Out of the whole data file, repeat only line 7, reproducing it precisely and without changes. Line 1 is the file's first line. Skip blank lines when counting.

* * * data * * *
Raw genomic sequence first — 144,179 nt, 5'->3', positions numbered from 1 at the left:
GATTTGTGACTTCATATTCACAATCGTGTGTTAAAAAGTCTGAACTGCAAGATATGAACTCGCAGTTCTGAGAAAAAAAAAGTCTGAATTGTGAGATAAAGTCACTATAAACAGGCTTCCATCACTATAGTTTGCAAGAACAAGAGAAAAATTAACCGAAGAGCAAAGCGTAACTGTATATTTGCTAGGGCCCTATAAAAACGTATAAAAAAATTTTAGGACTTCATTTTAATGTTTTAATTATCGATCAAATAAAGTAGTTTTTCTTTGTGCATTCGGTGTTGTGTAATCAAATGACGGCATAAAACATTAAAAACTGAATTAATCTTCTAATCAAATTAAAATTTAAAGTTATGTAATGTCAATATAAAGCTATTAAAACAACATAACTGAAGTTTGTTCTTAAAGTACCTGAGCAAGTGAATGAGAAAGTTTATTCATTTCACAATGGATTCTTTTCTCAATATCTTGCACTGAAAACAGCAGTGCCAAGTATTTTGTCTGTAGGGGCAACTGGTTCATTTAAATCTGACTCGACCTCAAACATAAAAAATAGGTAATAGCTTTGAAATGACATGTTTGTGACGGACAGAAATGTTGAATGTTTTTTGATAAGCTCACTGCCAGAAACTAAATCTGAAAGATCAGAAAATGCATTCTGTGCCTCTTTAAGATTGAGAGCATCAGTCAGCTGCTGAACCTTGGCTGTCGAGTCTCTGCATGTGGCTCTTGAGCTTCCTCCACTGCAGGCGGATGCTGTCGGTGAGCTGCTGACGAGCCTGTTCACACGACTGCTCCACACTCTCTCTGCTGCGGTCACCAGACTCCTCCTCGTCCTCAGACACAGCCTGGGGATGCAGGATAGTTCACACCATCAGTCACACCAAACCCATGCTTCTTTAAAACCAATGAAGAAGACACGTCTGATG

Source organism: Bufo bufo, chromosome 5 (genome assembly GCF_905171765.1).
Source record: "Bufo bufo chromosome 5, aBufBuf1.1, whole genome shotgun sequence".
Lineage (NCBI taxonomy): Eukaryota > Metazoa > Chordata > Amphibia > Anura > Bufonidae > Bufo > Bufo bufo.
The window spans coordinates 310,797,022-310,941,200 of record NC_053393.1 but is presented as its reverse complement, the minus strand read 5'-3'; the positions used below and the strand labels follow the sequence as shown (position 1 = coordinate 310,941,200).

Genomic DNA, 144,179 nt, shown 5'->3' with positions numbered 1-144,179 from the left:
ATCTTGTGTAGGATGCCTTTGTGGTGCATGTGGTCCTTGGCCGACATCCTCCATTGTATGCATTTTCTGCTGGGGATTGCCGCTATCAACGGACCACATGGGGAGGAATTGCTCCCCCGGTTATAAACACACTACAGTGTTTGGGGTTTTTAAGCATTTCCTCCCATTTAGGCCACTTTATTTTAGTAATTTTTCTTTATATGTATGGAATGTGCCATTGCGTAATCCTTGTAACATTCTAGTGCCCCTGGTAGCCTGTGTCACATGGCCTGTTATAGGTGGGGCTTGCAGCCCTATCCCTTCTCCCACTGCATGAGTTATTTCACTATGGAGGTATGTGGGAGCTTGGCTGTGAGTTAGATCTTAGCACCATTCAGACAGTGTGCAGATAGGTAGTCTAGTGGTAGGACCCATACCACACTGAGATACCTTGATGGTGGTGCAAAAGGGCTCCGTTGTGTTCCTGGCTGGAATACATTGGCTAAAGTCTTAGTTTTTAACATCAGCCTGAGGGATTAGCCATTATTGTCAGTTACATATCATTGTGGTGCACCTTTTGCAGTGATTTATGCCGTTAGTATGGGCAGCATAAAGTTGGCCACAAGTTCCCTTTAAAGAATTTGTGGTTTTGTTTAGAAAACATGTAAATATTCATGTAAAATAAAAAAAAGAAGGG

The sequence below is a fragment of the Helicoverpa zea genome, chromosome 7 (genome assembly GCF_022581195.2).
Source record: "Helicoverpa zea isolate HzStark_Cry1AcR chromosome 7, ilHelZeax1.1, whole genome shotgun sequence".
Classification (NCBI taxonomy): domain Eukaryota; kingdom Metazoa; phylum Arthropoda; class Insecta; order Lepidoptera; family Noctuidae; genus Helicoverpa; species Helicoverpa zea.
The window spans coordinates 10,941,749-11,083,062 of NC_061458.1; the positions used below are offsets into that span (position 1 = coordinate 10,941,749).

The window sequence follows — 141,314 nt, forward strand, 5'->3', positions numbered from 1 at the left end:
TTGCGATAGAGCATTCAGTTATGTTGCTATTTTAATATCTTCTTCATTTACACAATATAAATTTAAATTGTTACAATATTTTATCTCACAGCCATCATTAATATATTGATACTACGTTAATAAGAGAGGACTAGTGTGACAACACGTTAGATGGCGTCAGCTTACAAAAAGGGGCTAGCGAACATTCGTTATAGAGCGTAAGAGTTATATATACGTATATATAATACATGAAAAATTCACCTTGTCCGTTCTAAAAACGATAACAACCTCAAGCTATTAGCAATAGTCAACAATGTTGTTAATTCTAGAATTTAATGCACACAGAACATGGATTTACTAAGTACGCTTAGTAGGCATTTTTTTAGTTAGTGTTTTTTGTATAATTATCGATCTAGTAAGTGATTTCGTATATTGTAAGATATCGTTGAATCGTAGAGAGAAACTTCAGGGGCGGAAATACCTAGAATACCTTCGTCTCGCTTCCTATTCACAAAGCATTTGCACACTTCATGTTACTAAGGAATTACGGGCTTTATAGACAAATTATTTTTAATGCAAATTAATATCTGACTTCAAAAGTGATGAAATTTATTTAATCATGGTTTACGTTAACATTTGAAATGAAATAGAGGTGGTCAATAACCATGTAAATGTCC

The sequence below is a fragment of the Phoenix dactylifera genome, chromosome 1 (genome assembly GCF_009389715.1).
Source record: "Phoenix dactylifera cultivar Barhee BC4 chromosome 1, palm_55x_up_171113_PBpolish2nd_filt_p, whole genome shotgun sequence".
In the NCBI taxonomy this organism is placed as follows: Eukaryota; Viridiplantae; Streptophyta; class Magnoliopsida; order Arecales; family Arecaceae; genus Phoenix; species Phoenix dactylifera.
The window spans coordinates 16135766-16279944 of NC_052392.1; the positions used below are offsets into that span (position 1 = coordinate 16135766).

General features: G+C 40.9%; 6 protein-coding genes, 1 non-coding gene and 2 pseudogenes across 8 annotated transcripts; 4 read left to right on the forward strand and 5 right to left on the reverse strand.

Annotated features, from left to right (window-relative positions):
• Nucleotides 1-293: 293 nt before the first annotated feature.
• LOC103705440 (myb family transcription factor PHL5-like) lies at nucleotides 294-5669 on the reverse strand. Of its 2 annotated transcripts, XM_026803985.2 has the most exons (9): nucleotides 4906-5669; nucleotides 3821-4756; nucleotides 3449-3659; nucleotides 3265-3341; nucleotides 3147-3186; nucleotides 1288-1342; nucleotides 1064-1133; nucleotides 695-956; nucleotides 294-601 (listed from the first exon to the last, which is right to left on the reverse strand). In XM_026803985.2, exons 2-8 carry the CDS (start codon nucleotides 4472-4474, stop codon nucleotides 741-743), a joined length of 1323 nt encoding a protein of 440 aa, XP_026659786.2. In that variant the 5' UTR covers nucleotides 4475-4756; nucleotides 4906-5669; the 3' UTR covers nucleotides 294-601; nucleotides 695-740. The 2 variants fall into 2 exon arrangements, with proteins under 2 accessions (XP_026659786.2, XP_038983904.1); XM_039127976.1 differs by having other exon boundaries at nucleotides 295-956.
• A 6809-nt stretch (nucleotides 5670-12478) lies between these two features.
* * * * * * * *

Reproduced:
Genomic DNA, 144,179 nt, shown 5'->3' with positions numbered 1-144,179 from the left: